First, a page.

Vanguard's 2020 capital gains estimates

Have a question about your personal investments? No matter how simple or complex, you can ask it here.
palanzo
Posts: 1608
Joined: Thu Oct 10, 2019 4:28 pm

Re: Vanguard's 2020 capital gains estimates

Post by palanzo »

grabiner wrote: Fri Nov 20, 2020 10:34 am
palanzo wrote: Fri Nov 20, 2020 2:45 am
grabiner wrote: Mon Nov 16, 2020 8:38 pm With recent declines in bond yields, almost all the bond funds are distributing capital gains. Capital gains in a bond fund are normally advantageous, as you pay capital-gains tax when the fund replaces a high-coupon bond with a lower-coupon bond after rates fall, so the capital gain replaces non-qualified future dividends.

However, there are small capital gains in most of the muni funds, where the taxable gain is a total loss (although it will be recovered as a reduced gain when you sell the fund). VTEB, the muni ETF, is not projected to distribute a capital gain, but I don't know whether the ETF structure helped with that; Intermediate-Term Tax-Exempt, with a similar portfolio, also is not projected to distribute a gain,
Can you explain why muni funds like California Long-Term Tax-Exempt Admiral are declaring capital gains? And why the taxable gain is a total loss?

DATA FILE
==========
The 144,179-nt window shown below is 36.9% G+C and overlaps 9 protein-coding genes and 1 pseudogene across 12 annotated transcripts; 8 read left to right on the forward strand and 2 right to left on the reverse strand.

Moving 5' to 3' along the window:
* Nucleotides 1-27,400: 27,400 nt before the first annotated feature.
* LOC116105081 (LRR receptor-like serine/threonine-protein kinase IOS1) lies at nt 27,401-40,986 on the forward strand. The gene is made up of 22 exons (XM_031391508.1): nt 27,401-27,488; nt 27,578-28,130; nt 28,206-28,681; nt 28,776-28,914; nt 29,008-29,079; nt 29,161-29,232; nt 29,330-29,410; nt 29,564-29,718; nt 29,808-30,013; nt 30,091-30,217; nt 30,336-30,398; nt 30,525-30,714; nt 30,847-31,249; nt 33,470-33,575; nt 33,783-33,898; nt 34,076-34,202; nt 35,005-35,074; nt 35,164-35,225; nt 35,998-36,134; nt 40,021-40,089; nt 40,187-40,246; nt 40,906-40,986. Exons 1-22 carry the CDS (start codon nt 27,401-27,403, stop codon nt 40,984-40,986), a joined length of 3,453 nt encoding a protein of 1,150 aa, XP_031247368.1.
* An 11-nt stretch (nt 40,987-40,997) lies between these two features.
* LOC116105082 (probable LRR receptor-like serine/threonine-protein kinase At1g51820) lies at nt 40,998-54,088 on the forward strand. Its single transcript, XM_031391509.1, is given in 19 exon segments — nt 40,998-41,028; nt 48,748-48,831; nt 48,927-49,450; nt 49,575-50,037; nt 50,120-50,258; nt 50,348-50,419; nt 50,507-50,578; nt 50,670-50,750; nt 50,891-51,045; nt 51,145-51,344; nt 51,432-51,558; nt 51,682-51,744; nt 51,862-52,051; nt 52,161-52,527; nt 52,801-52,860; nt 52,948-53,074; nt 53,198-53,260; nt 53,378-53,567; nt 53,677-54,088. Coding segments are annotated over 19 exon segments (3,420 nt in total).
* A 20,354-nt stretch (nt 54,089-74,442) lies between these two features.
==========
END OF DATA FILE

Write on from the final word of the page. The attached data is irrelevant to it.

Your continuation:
If a fund buys a bond for $1000, and then rates fall, the bond price might rise to $1050. If the fund holds the bond to maturity, the price drops back to $1000 at maturity. If it sells the bond to buy a new bond, the fund has a $50 capital gain, and the new bond which is worth $1050 at maturity has smaller distributions. The pre-tax return for the investor is the same either way.

However, long-term bond funds must sell bonds before maturity, as the bonds are no longer long-term. So the investor in the fund gets a $50 capital gain, but $50 less in future dividends, because the fund has sold the bond. In a muni fund, the capital gain is taxed, while the dividends are not, so it is a loss to the investor. In a taxable bond fund, the capital gain is taxed at a lower rate than the dividends, so it may be a benefit to the investor.